Anonymous said...

Found these in GREAT abundance, feeding on my garden lupines, in southwestern VA.

Anonymous said...

I just found these caterpillars later this evening on my false lupine.
I was wondering is a pest thing I need to worry about or are they no harm? Do I need to pick them off my plant and get rid of them or leave them alone. Just wondering how to handle it.

Richard Wendt said...

Richard Wendt - Lincoln NE
Upon returning from a weeks vacation we noticed our blue indigo plant was dying. Upon closer inspection we found it covered with these caterpillars. We cut down the bush, bagged it and sprayed the contents with two kinds of bug spray. Raid seemed to work best. We also sprayed the ground around the bush to eliminate those that fell off. They didn't seem to bother anything other than the blue indigo.

Richard Wendt said...

Richard Wendt - Lincoln NE
Upon returning from a weeks vacation we noticed our blue indigo plant was dying. Upon closer inspection we found it covered with these caterpillars. We cut down the bush, bagged it and sprayed the contents with two kinds of bug spray. Raid seemed to work best. We also sprayed the ground around the bush to eliminate those that fell off. They didn't seem to bother anything other than the blue indigo.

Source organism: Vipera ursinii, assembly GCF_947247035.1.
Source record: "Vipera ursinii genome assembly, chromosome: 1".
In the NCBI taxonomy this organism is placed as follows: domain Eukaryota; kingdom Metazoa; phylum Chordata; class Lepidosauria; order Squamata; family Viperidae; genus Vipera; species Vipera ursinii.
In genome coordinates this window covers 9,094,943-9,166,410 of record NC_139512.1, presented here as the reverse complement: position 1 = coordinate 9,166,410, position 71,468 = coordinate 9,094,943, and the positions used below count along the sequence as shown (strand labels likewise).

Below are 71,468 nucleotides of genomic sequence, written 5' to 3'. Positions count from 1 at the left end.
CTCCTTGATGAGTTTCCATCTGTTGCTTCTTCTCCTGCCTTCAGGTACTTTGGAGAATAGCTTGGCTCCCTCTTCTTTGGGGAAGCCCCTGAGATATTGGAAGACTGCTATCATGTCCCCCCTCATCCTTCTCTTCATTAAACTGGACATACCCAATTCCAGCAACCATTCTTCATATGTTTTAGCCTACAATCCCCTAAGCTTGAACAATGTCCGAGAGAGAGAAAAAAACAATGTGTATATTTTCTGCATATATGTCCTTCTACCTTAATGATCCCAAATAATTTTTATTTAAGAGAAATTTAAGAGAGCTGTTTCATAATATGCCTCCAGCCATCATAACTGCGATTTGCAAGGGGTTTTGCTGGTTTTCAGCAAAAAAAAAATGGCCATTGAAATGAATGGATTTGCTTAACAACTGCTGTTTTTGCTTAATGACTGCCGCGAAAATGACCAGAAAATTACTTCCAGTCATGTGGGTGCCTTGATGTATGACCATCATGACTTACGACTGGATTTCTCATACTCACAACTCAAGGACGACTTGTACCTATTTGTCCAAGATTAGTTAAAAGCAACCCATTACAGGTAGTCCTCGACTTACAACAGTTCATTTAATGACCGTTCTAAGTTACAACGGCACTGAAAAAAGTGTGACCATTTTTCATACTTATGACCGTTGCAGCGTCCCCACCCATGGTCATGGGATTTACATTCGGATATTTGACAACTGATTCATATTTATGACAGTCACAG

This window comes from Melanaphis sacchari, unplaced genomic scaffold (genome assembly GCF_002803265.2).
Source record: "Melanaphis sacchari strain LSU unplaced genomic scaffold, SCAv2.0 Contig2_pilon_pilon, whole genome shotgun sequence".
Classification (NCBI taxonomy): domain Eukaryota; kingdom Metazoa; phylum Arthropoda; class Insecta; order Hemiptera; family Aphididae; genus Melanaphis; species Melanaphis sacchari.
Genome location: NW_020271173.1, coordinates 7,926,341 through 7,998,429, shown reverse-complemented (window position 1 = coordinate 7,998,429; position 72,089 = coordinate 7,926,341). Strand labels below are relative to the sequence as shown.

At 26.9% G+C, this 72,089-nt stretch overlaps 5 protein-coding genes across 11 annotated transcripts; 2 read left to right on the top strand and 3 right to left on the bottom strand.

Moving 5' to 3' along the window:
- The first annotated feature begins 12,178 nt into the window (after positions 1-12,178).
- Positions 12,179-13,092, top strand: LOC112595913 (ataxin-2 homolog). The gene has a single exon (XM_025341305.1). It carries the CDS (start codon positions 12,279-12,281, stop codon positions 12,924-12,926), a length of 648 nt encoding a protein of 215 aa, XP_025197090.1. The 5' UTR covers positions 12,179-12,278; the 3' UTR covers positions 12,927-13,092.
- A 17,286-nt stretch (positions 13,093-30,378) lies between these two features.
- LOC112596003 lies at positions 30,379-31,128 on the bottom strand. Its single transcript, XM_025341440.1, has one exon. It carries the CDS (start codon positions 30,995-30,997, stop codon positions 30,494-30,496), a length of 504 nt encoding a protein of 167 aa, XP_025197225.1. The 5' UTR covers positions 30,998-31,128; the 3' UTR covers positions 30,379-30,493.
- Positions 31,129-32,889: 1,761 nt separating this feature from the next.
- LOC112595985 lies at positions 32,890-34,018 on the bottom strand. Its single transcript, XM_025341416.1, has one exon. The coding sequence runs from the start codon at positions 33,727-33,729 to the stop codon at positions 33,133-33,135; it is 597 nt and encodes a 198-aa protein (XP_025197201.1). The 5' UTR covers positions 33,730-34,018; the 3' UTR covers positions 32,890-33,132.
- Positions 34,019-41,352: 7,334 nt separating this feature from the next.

gary said...

Hi, I just found your blog post today while doing a lit search on Uresiphita reversalis. I found this caterpillar in Minnesota in 2007. The location is about 35 or so miles south of Duluth. The host plant was Baptisia australis (a cultivated specimen). The plant is not native to Minnesota but widely planted by native plant enthusiasts. I have not seen it since but then again I haven't been looking either. This year I will be on the lookout for the caterpillar and the moth.

I wonder if the range expansion of this species is a combination of warmer winters and the deliberate cultivation of plants that it prefers as larval hosts.

kitara said...

I found one in Texas today. It was hiding in a sprinkler pump shed from the chill.